The University of Massachusetts Boston has been a member of the Massachusetts Campus Compact since its early years, with the assertion of our shared mission of strengthening communities through the university’s intellectual and cultural resources. Since its founding in 1964, the University of Massachusetts Boston (hereinafter referred to as UMass Boston) has had a rich history of engagement with public and private partners through our research, teaching and learning, service, and leadership. As the only public research institution in the city, our founders sought to create a university that would “stand with the city” and provide students regardless of their backgrounds or socio-economic status with opportunities “equal to the best.” We have taken great pride in our relationships and contributions to the community and continue to stand firm in our commitment to civic engagement as a foundational value and principle. One of the ways in which this has been demonstrated is Chancellor J. Keith Motley’s signing of Campus Compact’s 30th Anniversary Action Statement in March 2016.

The chancellor created the Office of Community Partnerships (OCP) in 2011 to identify, strengthen, and support the creation of collaborative community partnerships that advance our mission as Boston's public research university. OCP led the successful 2014 self-study for the Carnegie Foundation’s Community Engagement Classification, which documented a rich assortment of activities ranging from participatory action research and service-learning courses, to industry and employer partnerships, to technical assistance and outreach programs at the university. The university’s footprint in the community includes more than 3,000 partners through 1,168 projects in 213 Massachusetts municipalities and an additional 240 communities worldwide. The existence of such a full spectrum of engagement serves as a stepping-stone to developing broader campus-wide initiatives that weave together the strengths of existing stakeholders and projects, advance holistic community change, and align with the university’s priorities.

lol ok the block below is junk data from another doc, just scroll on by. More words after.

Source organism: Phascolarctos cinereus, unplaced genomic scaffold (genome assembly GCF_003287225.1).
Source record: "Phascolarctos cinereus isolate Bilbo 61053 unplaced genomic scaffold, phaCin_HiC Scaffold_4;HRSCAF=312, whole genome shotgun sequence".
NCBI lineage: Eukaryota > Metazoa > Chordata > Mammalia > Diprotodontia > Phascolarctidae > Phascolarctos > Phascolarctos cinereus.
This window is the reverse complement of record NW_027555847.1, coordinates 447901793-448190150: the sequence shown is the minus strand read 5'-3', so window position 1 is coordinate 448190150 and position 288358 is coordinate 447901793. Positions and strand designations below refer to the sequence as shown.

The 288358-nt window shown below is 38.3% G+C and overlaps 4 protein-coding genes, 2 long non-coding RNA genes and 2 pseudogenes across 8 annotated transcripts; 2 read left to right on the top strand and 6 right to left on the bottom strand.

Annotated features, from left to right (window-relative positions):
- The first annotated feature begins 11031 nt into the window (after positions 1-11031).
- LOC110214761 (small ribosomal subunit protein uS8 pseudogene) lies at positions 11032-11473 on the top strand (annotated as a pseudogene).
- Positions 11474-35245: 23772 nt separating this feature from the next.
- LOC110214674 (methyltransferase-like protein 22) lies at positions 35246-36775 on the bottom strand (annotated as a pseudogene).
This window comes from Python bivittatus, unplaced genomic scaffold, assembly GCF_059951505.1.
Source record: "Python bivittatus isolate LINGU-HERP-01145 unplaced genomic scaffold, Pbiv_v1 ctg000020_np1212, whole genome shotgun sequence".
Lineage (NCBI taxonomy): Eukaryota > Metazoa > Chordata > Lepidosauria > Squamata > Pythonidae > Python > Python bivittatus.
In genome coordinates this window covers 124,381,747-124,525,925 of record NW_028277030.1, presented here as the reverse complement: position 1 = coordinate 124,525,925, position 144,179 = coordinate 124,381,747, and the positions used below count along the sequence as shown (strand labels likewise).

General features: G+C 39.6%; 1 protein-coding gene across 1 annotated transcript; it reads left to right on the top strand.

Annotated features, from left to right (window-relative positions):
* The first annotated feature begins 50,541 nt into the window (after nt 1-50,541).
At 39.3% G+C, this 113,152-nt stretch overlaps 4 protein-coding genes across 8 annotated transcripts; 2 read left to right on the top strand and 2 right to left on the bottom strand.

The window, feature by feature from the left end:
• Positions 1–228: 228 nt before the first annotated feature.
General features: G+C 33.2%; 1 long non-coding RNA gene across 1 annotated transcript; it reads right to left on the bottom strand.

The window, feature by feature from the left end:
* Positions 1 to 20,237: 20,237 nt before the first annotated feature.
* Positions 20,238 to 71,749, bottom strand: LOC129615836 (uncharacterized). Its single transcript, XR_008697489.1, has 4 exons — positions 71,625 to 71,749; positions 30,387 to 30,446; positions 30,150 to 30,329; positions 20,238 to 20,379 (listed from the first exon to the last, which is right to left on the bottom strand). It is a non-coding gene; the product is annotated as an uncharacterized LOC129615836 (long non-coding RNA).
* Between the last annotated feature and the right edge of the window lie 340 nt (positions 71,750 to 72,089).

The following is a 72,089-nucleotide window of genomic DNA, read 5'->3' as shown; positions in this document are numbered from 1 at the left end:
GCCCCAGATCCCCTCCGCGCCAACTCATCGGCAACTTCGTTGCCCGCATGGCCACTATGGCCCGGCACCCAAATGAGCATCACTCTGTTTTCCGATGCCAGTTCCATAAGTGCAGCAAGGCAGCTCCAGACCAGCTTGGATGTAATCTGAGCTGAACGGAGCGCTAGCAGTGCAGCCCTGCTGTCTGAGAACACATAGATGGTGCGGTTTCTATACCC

With the OCP foundation established, we now embark on the next phase of the university’s community-engaged work. The work to date presented here, and the evolving role of UMass Boston as a research-intensive as well as community-engaged university, evokes an action plan that is more indicative of a prelude—signaling the beginning of a new wave of possibilities and emerging opportunities. OCP has spearheaded the development of this strategic action prelude in collaboration with an internal advisory group of leading university faculty and administrators established in fall 2016. This group has guided the development of this plan and the future directions of OCP.

Our approach focuses on areas of opportunities, building from past work and exploring possibilities for the future. We have chosen to highlight three existing initiatives where we see opportunity for further growth: UMass Boston’s Engage web portal—which houses all documented campus-community commitments; assessing the Community Engagement Scholars Initiative (CESI)—a service-learning/faculty-development project; and strengthening a working group of multiple campus partners. Also included is a list of ten promising areas of opportunity, some just on the horizon, including a partnership-mapping and strategic action planning process with the local Boston Public Schools, as well as the development of stakeholder advisory groups that provide opportunities for shared visioning and leadership. Others are more long-term items, as more organizational capacity for OCP’s work is put in place, such as a faculty fellows model that could help increase the quality of partnership experiences among faculty and in our academics. Our plan remains fluid as we adapt to our present context and the many partners we look forward to bringing to the table.